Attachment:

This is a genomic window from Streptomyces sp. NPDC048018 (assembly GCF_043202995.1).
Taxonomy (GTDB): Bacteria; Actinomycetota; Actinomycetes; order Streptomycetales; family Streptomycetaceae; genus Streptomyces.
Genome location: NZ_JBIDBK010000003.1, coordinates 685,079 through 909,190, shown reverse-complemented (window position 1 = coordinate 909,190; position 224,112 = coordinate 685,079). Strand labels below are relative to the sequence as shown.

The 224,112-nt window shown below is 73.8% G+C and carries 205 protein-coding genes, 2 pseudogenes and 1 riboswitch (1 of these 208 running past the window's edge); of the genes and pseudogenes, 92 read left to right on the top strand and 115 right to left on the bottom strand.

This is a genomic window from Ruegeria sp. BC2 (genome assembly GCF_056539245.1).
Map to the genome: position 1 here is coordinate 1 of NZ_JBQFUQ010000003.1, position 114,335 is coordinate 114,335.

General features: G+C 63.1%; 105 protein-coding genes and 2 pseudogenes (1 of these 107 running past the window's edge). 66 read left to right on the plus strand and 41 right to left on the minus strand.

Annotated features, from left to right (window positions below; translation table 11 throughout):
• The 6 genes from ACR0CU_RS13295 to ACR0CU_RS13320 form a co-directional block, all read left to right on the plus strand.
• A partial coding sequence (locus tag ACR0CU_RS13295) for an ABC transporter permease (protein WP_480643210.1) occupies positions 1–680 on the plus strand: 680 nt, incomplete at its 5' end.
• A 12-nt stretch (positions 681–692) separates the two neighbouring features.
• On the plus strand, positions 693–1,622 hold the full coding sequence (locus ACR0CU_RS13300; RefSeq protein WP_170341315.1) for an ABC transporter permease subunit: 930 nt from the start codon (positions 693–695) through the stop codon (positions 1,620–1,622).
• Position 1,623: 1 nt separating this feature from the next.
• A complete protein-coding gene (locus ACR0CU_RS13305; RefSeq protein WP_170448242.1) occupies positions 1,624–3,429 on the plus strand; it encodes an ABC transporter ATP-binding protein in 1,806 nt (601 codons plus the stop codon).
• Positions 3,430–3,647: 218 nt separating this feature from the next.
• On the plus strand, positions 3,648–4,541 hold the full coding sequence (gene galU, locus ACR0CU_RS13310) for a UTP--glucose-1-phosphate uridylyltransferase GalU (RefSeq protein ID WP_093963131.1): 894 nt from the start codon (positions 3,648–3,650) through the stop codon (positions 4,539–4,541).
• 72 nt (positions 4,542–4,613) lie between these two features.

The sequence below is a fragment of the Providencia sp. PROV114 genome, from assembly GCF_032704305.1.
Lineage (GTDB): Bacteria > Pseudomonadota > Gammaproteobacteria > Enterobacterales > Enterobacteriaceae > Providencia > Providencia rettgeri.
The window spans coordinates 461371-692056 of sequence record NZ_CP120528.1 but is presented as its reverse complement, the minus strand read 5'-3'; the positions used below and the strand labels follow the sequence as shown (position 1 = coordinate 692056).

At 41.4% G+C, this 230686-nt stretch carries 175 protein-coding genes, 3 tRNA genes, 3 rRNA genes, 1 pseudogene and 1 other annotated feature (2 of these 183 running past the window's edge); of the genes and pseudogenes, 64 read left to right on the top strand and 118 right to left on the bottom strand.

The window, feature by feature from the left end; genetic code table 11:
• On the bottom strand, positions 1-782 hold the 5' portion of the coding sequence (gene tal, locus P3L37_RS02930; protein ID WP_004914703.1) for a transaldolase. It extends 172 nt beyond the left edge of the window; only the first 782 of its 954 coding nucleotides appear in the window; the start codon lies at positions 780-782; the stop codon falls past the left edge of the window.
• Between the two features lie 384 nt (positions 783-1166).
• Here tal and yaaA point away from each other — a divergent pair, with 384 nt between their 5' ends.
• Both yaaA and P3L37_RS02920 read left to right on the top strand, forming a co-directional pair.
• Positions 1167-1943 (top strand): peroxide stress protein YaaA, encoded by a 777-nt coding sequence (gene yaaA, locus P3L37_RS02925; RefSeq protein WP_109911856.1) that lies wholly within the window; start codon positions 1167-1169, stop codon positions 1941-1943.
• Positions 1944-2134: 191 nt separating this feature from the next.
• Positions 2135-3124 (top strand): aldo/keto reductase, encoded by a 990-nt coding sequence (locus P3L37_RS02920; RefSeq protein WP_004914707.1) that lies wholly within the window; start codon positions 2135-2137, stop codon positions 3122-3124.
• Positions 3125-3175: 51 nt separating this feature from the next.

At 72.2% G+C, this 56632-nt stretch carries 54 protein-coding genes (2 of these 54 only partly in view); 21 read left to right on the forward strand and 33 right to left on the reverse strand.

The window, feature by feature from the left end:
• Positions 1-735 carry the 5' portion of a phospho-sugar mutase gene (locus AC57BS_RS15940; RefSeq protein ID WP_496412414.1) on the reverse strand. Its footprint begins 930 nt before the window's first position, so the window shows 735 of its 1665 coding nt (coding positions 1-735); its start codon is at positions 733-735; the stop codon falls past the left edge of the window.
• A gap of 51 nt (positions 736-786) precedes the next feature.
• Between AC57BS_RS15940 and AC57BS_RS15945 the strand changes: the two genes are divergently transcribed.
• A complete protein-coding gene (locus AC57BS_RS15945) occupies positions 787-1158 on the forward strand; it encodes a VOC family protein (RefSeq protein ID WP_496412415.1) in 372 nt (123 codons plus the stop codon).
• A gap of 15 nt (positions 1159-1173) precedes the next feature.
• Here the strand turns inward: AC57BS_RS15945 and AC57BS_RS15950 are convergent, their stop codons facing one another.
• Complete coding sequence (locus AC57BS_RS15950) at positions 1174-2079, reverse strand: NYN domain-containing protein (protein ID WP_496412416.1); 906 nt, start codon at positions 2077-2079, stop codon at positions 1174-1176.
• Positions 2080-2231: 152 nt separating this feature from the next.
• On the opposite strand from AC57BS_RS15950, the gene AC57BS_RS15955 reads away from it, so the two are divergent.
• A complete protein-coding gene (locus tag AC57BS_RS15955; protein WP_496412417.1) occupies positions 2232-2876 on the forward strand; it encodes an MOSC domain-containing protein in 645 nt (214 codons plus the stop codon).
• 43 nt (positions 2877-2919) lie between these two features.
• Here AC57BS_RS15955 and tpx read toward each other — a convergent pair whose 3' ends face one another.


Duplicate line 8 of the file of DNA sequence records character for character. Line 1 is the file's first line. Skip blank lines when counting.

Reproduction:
Annotated features, from left to right (window positions below; translation table 11 throughout):